Can you share 3 of the best words of advice you’ve gotten along your journey? Please give a story or example for each.

  • Stay inquisitive. I’ve always had an interest in learning and a desire to know what I don’t know or understand the “why” behind the decision. Early in my career, a boss pointed out this as one of my greatest assets and it’s what has helped me achieve success. Oftentimes people think asking questions is admitting you don’t know something, but she helped me see that asking questions helped me earn people’s respect and trust, created a positive environment, and helped me become informed to know more on the topic which I would later use or be able to draw on the experience.
  • Embrace Your Failures. It’s inevitable. Not every hiring decision, business strategy, product decision, financial investment, etc. is going to be perfect and that’s okay. As a leader I am often asked to make decisions with partial information and make the best-informed decision I can at the time despite the ambiguity. When I make the wrong decision, I spend time reflecting on what I could have changed or how I could have approached it differently so that I don’t make the same mistake. My dad’s favorite saying is “Fool me once, shame on you, fool me twice, shame on me.”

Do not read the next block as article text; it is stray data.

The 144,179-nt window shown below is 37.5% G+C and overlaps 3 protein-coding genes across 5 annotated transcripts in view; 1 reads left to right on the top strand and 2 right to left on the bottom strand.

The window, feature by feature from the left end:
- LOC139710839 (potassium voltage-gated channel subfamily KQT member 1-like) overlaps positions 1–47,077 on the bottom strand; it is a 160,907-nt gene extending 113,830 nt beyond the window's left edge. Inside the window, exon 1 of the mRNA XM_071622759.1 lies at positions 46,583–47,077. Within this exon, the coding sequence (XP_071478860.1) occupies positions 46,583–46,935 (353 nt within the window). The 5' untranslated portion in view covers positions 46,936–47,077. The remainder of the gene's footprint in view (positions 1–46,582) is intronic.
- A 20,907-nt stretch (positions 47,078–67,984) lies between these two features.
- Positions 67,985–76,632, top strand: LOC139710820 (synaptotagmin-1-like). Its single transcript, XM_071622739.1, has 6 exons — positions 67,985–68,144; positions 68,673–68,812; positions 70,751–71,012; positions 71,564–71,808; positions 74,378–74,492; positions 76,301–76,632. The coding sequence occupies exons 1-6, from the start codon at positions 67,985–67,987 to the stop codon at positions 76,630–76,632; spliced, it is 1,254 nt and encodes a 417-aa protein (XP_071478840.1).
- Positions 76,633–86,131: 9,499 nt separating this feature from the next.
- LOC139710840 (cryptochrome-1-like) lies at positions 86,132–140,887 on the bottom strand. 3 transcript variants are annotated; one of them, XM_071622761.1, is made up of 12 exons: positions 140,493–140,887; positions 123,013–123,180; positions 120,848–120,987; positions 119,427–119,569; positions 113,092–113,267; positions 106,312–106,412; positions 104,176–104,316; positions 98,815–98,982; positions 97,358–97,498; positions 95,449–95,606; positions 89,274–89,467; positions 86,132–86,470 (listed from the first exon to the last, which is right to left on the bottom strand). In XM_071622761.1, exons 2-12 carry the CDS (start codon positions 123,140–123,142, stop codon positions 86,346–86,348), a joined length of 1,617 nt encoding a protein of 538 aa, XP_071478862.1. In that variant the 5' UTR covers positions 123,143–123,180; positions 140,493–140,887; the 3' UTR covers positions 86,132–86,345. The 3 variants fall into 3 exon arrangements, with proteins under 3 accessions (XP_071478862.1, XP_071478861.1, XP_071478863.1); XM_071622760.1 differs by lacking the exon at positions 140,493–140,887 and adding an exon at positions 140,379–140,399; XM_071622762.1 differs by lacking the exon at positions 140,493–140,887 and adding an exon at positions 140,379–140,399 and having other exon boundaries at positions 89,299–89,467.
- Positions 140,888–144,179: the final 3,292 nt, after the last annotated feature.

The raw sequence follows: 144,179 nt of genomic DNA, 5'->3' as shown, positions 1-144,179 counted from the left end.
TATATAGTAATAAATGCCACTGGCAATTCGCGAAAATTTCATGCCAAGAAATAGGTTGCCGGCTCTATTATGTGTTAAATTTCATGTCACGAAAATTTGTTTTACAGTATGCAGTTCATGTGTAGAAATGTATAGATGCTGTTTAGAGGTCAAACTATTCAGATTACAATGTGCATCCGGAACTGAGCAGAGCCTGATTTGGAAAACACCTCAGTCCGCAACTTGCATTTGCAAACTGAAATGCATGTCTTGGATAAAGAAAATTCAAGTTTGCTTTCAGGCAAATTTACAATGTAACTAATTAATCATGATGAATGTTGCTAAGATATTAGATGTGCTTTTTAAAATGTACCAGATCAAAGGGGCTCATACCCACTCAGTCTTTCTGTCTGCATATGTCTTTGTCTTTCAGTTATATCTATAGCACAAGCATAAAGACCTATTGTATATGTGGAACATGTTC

• Always Be Yourself. One of the things I am most proud of is being an authentic leader. I am honest even when conversations are hard and find that it fosters a team culture and environment where people feel comfortable being honest, while still maintaining respect. Growing up in New Jersey, this is definitely more of a “Northeastern’’ attitude, but it is something that I’ve held onto because it is part of who I am. What You See is What You Get.

We are sure you aren’t done. How are you going to shake things up next?

Right now, I am enjoying finding new ways to help evolve the healthcare experience. I continue to seek ways to use our data, analytics, and software to help healthcare organizations make better, more informed decisions which translate into helping to keep people healthy. I don’t feel like I’ve exhausted the resources at my fingertips or the connections in the industry to feel like the job is done or that I’ve done enough transformation.

Looking farther out, I don’t know what the future holds or what twists and turns there might be, but I am up for the challenge and open to the possibilities. Maybe it’s transforming healthcare further, or it’s going back to financial services or retail, or exploring a new industry or global market altogether. Only time will tell.